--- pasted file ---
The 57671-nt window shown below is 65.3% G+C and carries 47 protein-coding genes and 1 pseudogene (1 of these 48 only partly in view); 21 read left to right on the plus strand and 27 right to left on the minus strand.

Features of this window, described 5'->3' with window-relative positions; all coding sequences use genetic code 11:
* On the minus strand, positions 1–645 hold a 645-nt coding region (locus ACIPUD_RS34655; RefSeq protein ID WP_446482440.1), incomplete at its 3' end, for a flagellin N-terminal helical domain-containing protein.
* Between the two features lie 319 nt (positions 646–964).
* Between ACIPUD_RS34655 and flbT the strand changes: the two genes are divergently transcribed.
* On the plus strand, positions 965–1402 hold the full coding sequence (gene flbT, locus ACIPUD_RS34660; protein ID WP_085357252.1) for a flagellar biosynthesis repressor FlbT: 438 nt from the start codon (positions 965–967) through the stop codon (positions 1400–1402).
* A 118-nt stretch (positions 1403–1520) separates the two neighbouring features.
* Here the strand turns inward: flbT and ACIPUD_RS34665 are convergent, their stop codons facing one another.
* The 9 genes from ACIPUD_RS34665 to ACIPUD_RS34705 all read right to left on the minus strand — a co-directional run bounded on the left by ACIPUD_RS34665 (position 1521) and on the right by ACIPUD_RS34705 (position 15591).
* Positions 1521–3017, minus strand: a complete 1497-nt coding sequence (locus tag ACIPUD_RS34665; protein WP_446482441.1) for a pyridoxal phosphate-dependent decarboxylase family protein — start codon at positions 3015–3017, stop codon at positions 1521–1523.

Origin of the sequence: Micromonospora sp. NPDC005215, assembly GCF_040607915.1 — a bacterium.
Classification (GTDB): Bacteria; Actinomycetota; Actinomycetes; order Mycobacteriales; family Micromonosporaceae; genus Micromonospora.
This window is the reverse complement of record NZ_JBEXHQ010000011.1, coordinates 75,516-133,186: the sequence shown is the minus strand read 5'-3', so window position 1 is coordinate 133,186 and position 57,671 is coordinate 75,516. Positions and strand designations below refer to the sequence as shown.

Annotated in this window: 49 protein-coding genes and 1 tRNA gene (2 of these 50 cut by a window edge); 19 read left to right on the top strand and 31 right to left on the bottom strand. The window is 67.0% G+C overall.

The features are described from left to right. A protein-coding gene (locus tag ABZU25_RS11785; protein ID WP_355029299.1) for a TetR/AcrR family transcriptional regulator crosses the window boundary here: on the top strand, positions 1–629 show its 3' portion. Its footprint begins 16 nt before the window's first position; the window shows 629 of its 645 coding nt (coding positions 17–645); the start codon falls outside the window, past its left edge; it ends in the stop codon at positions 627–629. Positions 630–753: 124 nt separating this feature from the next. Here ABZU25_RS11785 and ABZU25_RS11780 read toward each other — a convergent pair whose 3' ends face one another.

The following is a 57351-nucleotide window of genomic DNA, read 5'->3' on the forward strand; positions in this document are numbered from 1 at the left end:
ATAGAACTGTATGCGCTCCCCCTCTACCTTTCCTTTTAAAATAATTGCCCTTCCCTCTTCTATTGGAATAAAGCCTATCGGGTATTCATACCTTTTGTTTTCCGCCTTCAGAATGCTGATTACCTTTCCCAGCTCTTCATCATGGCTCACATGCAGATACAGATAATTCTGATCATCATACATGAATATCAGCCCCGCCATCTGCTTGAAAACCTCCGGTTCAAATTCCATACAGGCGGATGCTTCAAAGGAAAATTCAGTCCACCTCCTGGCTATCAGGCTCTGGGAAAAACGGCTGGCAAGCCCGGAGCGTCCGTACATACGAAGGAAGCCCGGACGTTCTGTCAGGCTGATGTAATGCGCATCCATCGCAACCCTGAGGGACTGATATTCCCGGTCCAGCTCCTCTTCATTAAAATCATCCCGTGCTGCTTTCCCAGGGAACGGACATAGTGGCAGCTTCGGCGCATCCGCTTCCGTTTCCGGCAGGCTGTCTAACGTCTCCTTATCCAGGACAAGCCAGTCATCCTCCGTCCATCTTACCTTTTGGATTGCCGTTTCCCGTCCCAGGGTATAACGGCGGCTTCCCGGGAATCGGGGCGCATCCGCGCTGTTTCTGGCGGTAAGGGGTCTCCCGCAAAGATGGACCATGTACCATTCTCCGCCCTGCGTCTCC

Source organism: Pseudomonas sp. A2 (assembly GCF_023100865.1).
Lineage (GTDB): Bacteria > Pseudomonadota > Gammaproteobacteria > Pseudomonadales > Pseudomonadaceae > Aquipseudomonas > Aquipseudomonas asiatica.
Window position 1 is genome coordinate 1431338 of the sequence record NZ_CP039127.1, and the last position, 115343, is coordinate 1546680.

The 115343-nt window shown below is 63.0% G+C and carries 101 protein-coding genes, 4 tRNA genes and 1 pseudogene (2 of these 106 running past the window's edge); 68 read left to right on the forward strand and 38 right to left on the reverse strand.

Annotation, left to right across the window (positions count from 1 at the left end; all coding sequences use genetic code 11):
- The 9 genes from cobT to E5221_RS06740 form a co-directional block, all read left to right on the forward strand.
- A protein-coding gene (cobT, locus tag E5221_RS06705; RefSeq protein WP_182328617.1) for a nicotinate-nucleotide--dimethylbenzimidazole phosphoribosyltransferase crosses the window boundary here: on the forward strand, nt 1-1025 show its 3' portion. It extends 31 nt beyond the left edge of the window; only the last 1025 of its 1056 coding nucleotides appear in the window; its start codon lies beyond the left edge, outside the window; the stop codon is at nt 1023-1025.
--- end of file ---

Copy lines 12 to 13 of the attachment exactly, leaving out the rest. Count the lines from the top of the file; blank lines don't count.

Classification (GTDB): Bacteria; Actinomycetota; Actinomycetes; order Mycobacteriales; family Micromonosporaceae; genus Micromonospora.
This window is the reverse complement of record NZ_JBEXHQ010000011.1, coordinates 75,516-133,186: the sequence shown is the minus strand read 5'-3', so window position 1 is coordinate 133,186 and position 57,671 is coordinate 75,516. Positions and strand designations below refer to the sequence as shown.